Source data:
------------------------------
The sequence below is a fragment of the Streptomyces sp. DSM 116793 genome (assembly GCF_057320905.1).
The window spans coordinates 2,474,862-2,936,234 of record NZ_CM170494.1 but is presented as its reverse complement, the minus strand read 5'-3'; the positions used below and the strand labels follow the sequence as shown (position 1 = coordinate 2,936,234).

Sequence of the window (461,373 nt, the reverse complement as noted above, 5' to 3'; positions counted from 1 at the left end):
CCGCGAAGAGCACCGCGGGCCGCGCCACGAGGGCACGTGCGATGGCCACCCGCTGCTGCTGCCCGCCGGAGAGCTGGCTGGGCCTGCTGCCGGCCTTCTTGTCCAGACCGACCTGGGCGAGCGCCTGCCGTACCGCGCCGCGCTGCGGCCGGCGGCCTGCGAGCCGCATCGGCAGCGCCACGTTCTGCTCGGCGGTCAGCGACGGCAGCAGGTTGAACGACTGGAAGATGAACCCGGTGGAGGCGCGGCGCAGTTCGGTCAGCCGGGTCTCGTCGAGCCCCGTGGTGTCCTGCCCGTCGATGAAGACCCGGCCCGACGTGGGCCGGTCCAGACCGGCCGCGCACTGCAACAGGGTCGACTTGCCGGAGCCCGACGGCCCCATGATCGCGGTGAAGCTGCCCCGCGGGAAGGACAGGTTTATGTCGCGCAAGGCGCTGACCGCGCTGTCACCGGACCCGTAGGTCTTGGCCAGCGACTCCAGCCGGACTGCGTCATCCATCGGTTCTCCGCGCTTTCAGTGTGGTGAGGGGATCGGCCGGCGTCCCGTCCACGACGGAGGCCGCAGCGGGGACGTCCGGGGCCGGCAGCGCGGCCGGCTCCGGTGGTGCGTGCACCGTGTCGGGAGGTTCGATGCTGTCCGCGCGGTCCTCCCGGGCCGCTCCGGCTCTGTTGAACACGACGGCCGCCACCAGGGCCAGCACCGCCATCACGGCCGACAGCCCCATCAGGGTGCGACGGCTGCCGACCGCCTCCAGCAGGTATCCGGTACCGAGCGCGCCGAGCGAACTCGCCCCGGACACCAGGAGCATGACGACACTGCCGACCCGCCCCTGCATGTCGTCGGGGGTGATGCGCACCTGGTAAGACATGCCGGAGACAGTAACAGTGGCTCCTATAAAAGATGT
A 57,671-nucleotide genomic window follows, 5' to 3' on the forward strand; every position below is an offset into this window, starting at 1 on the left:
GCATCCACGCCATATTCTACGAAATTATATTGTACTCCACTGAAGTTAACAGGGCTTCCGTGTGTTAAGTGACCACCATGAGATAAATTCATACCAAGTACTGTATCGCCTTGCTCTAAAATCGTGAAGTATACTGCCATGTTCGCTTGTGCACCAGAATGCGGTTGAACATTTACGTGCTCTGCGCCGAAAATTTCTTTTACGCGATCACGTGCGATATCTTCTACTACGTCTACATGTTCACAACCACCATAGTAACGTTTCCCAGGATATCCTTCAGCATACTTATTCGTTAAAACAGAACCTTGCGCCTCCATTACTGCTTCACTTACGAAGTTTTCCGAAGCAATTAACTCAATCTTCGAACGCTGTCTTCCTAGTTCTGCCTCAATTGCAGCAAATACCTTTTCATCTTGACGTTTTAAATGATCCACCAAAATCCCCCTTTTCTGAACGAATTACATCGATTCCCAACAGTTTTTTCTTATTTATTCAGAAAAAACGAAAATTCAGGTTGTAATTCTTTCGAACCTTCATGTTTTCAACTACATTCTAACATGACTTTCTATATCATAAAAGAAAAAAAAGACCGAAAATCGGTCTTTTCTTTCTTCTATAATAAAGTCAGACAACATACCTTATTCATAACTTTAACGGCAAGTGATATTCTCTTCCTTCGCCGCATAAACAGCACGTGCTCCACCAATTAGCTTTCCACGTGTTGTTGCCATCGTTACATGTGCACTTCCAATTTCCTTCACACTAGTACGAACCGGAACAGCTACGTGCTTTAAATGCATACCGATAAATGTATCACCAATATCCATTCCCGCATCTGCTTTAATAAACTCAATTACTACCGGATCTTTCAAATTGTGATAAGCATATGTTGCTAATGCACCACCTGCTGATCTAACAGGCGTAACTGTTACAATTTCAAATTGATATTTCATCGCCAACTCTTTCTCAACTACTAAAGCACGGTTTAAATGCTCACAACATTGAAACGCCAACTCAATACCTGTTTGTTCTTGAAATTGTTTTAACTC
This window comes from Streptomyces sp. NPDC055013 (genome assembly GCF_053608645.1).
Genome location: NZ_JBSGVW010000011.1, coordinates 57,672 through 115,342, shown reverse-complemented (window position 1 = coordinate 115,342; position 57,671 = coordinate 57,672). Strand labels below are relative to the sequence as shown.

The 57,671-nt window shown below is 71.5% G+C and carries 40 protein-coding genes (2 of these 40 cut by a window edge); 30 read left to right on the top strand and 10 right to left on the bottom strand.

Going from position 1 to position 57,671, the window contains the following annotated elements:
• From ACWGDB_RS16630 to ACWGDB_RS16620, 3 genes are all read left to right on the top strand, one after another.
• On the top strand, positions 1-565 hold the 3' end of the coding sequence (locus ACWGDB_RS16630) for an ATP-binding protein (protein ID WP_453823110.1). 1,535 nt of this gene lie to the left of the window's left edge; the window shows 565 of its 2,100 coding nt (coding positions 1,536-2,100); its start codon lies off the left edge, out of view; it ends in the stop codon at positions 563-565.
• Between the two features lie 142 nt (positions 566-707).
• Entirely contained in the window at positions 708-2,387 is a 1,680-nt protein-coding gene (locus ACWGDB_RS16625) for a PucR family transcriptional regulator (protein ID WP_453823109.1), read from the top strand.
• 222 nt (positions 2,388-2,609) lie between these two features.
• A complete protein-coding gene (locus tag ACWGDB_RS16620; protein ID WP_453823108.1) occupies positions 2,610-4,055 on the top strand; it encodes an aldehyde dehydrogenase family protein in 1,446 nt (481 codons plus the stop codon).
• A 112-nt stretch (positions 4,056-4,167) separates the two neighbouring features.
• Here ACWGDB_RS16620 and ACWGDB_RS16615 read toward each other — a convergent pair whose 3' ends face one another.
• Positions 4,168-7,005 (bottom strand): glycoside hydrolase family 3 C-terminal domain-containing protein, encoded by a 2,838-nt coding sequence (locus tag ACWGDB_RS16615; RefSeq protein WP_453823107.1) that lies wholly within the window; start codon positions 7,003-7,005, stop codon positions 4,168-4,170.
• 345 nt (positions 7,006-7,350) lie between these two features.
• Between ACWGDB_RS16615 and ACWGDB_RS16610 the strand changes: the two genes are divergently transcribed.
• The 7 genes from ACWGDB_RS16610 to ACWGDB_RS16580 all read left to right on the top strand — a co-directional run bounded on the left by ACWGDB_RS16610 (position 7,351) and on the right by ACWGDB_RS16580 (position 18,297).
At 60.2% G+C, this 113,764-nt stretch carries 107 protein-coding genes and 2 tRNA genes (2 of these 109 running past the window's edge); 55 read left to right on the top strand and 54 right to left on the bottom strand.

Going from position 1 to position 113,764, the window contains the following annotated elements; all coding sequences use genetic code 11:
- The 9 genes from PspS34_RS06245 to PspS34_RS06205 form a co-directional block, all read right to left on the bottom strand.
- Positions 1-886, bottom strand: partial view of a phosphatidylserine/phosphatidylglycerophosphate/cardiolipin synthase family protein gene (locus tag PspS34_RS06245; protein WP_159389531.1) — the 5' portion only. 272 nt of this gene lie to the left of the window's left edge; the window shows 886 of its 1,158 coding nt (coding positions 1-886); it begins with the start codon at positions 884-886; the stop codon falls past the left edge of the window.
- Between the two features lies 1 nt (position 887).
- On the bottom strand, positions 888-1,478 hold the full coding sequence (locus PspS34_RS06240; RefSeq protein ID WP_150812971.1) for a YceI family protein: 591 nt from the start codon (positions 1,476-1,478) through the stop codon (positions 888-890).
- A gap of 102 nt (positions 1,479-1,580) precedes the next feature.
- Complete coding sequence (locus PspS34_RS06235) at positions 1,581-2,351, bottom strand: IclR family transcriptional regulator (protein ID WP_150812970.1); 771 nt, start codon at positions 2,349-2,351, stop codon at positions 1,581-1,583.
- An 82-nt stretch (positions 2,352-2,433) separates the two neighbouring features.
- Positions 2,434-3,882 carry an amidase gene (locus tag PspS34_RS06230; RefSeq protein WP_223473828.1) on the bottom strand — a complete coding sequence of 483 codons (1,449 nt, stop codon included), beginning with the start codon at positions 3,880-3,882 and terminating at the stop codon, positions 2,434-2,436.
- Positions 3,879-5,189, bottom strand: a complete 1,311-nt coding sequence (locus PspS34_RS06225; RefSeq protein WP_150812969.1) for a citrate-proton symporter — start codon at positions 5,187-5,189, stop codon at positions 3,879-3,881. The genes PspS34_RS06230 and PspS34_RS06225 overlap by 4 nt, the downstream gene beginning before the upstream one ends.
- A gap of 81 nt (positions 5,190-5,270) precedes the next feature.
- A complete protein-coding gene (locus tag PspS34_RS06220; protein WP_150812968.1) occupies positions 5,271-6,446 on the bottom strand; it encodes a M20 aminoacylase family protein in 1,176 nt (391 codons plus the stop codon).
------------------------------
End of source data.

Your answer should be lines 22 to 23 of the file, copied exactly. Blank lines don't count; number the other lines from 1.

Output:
• The 7 genes from ACWGDB_RS16610 to ACWGDB_RS16580 all read left to right on the top strand — a co-directional run bounded on the left by ACWGDB_RS16610 (position 7,351) and on the right by ACWGDB_RS16580 (position 18,297).
At 60.2% G+C, this 113,764-nt stretch carries 107 protein-coding genes and 2 tRNA genes (2 of these 109 running past the window's edge); 55 read left to right on the top strand and 54 right to left on the bottom strand.